BVSCA's April 18, 1998, E-mail to Christopher Zimmerman, Chairman, Arlington County Board

Subject: Exemption for Renovated Parcels

Dear Chairman Zimmerman:

Unfortunately, I arrived too late to testify at the County Board Meeting today on Agenda Item 12, Approve the Five-Year Consolidated Plan for FY 1999-2003. I was delayed while trying to photocopy two sets of documents for you, other members of the Board, and the County Manager (Acting). I gave this information to the Clerk of the County Board, Ms. Sabra Jones, after she commented that Agenda Item 12 had already started and the rules would not allow me to speak. I said okay, and I understand, but asked her to please provide the two sets of documents to you.

I would like to briefly summarize this information. The first document is the BVSCA 1997 Neighborhood Survey Results, which reflect an increased concern about parking and traffic in our neighborhood from the past four years of annual survey. Our community is most concerned about the lack of "on-street" parking in our neighborhood with 72.6% of the 70 respondents indicating that it is a problem or critical problem (See item 2.b.). Under Item 7.b., 89.4% of the respondents indicated "yes" in support of the County establishing Visitor Parking Requirements for Residential High-Rises and Townhouses. On behalf of the Association, I would appreciate the County providing increased consideration for this most troubling problem in our neighborhood.

Had I testified today, I would have thanked the Board for their vote this morning to limit the real estate tax rate increase to only $.012. For increased perspective about the BVSCA 1997 Survey Results (""), I had planned to state that only 33.9% of the 70 survey respondents indicated that real estate taxes in Arlington County were a "problem" or "critical problem" and conversely, 66.1% of the respondents said that it was "not a problem" or a "slight problem" (See Item 3a.).

What is a problem to BVSCA members is the County's continued emphasis on subsidized rental housing with 57.4% of the survey respondents indicating that they would like to see "less" spending on this activity. Only 8.2% would like to see "more" spending and 34.4% would like to see "no change" in the spending (See Item 6.c.). Along the same lines, 72.9% of the 70 respondents said "no" to the County's Goal of 10% of Rental Housing to be Subsidized by Year 2000 (See Item 7.r.), 67.7% said "no" to proposed Single Room Occupancy Units or Group Homes (See Item 7.e.), and 67.2% said "no" to a proposed Day-Time Drop-In Homeless Shelter-In Our Neighborhood (See Item 7.g.).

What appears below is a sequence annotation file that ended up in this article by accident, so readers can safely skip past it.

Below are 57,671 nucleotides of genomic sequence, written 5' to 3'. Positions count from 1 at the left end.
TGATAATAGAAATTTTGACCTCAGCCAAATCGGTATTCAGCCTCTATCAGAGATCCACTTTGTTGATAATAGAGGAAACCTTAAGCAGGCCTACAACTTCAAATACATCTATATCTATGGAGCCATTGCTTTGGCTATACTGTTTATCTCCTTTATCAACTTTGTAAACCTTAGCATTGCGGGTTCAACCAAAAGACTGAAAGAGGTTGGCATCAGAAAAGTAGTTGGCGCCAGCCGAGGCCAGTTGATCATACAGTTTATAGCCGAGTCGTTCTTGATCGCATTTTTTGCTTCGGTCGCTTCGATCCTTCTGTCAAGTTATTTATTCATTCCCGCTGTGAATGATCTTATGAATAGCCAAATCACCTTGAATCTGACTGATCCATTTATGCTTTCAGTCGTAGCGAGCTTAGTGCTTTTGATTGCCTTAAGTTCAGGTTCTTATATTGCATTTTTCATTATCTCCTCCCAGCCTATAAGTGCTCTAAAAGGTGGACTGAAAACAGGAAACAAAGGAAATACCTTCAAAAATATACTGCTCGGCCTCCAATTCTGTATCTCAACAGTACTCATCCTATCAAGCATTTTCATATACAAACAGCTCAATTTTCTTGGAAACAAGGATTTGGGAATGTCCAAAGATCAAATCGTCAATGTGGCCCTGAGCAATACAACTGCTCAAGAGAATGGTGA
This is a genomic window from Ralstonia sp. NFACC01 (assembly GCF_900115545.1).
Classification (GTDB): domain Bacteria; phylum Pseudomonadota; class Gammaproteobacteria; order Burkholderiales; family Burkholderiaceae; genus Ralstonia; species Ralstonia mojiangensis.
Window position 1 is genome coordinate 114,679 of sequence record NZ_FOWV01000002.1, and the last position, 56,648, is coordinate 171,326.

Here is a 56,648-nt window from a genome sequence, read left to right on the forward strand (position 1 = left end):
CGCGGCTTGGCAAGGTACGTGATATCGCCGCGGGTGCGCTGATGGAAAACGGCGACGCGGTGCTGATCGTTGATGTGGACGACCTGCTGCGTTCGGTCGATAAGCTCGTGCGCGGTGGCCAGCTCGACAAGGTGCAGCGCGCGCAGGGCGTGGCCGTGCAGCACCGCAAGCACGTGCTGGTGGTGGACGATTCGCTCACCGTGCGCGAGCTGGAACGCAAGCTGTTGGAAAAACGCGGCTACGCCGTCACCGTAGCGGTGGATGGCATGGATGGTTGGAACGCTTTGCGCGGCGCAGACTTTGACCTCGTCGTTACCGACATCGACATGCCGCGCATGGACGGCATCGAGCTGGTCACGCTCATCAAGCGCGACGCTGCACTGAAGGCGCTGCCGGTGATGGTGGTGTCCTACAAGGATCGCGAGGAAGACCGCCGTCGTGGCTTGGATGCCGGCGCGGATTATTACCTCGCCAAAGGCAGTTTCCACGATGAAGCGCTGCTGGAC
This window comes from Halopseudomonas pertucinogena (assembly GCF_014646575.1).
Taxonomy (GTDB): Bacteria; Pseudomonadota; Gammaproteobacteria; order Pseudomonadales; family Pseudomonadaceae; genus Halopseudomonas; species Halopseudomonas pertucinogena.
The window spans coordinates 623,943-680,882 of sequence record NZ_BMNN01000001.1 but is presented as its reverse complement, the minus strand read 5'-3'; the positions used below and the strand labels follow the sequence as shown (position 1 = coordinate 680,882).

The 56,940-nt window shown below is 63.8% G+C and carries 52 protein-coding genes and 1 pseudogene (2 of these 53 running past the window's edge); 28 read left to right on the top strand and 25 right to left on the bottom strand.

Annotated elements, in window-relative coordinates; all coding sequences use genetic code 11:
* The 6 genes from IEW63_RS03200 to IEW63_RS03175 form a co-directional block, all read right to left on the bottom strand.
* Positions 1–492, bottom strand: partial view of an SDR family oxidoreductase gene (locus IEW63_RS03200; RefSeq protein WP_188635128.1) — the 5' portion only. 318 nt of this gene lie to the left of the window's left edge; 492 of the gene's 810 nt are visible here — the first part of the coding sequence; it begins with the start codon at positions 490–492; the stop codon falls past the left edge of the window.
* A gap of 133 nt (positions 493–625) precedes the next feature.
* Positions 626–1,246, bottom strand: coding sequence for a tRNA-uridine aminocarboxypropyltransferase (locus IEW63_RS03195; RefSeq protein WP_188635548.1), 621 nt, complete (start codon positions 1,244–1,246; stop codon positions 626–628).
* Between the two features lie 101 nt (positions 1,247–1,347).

The second document I provided to Sabra Jones is my research on the Commonwealth of Virginia's jurisdictions' implementation of the state approved program for partially exempting certain rehabilitated, renovated or replacement structures. As you may recall when I testified last year at the April 12, 1997, County Board meeting, Agenda Item 8b. Draft Consolidated Plan for FY 1998, I briefly described Chesterfield County's creative initiative to provide tax exemptions for improvements to properties for a period of up to eight years if parcel owners fix up homes that are 25 years or older. Also, I encouraged the County Board to consider such initiatives to increase the supply of quality affordable housing in Arlington.

At the April 1998 Arlington County Civic Federation Meeting, we discussed the draft Consolidated Plan and Infill Development issues affecting the County. As a Delegate to the Civic Federation, I inquired of Staff what action(s) Arlington County had taken similar to the Chesterfield County initiative, and other Virginia counties, to provide such incentives to private parcel owners to renovate or rehab their properties. Given that the draft Consolidated Plan stated that more than 50% of the Arlington residential properties are 50+ years old, I commented that this type of program would seem to be most appropriate for our county. Staff discussed the County's grant assistance program to assist the elderly and low income and described the County's program to rehab the Buckingham project and others, but did not address the County's implementation of the state approved program to provide such tax exemptions to renovate older housing.

Chairman Zimmerman, and members of the Board, the first page of the second document that I gave Ms. Jones to give to you is Code of Virginia, Section 58.1-3220, Partial exemption for certain rehabilitated, renovated or replacement residential structures. Under Subsection A., the Code prescribes that the governing body of any county, city or town may, by ordinance, provide for the partial exemption from taxation of real estate on which any structure or other improvement no less than fifteen years of age has undergone substantial rehabilitation, renovation or replacement for residential use, subject to such conditions as the ordinance may prescribe...The governing body of a county, city or town may establish criteria for determining whether real estate qualifies for the partial exemption authorized by this provision and may require such structures to be older than fifteen years of age, or place such other restrictions and conditions on such property as may be prescribed by ordinance.